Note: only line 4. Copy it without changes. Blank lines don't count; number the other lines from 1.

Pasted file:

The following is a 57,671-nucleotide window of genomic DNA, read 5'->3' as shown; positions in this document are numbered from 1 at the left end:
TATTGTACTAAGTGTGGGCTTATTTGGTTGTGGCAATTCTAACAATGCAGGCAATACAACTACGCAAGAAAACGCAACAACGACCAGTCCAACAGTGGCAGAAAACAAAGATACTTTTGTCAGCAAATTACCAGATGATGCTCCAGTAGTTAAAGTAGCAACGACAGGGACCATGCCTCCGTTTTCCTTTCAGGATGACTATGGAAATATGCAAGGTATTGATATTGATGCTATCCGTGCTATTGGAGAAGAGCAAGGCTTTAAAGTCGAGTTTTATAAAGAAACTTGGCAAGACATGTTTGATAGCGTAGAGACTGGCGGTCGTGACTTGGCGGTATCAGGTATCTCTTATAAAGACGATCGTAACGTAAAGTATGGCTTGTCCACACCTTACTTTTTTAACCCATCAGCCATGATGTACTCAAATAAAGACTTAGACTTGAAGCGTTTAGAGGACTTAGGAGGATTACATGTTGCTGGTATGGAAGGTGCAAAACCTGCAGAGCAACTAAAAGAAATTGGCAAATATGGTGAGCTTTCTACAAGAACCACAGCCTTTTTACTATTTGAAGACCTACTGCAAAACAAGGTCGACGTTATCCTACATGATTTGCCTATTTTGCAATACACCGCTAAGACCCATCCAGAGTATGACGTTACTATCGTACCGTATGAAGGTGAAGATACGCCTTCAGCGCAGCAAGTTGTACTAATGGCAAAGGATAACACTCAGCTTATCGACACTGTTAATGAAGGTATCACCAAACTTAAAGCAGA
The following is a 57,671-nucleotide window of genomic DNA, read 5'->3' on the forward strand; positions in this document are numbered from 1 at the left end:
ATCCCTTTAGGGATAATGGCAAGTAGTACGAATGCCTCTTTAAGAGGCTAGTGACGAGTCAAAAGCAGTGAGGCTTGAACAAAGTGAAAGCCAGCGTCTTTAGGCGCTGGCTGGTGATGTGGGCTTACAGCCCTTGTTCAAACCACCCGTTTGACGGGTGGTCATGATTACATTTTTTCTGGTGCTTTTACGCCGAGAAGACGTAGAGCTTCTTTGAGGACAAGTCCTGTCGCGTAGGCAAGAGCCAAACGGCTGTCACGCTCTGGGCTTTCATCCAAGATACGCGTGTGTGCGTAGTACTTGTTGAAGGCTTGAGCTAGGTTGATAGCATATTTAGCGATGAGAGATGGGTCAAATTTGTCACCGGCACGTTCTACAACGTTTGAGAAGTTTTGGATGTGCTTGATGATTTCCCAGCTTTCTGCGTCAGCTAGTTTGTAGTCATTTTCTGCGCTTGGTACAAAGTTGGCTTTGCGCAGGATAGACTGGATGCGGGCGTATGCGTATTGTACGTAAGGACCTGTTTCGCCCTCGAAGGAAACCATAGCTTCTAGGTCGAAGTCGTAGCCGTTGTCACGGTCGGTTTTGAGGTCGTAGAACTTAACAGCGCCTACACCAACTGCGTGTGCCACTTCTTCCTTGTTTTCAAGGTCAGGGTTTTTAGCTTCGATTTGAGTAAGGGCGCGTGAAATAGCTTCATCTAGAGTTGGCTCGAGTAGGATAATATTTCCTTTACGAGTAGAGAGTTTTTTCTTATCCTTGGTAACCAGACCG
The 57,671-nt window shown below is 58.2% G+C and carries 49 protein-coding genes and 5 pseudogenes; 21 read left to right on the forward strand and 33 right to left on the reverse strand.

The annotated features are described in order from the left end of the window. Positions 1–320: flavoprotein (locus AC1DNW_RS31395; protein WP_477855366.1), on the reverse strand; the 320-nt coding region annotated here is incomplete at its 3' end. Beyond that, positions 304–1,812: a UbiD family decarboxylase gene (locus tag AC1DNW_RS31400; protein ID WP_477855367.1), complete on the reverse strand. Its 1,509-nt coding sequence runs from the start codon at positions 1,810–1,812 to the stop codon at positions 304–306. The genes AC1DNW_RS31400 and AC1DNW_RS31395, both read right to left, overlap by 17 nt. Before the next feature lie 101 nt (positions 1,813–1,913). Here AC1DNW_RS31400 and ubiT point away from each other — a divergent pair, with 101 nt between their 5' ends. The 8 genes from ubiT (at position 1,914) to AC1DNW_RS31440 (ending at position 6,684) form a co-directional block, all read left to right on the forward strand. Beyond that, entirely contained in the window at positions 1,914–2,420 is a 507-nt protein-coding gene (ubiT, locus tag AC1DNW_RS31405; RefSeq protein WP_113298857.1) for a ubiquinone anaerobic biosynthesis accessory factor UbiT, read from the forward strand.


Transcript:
ATCCCTTTAGGGATAATGGCAAGTAGTACGAATGCCTCTTTAAGAGGCTAGTGACGAGTCAAAAGCAGTGAGGCTTGAACAAAGTGAAAGCCAGCGTCTTTAGGCGCTGGCTGGTGATGTGGGCTTACAGCCCTTGTTCAAACCACCCGTTTGACGGGTGGTCATGATTACATTTTTTCTGGTGCTTTTACGCCGAGAAGACGTAGAGCTTCTTTGAGGACAAGTCCTGTCGCGTAGGCAAGAGCCAAACGGCTGTCACGCTCTGGGCTTTCATCCAAGATACGCGTGTGTGCGTAGTACTTGTTGAAGGCTTGAGCTAGGTTGATAGCATATTTAGCGATGAGAGATGGGTCAAATTTGTCACCGGCACGTTCTACAACGTTTGAGAAGTTTTGGATGTGCTTGATGATTTCCCAGCTTTCTGCGTCAGCTAGTTTGTAGTCATTTTCTGCGCTTGGTACAAAGTTGGCTTTGCGCAGGATAGACTGGATGCGGGCGTATGCGTATTGTACGTAAGGACCTGTTTCGCCCTCGAAGGAAACCATAGCTTCTAGGTCGAAGTCGTAGCCGTTGTCACGGTCGGTTTTGAGGTCGTAGAACTTAACAGCGCCTACACCAACTGCGTGTGCCACTTCTTCCTTGTTTTCAAGGTCAGGGTTTTTAGCTTCGATTTGAGTAAGGGCGCGTGAAATAGCTTCATCTAGAGTTGGCTCGAGTAGGATAATATTTCCTTTACGAGTAGAGAGTTTTTTCTTATCCTTGGTAACCAGACCG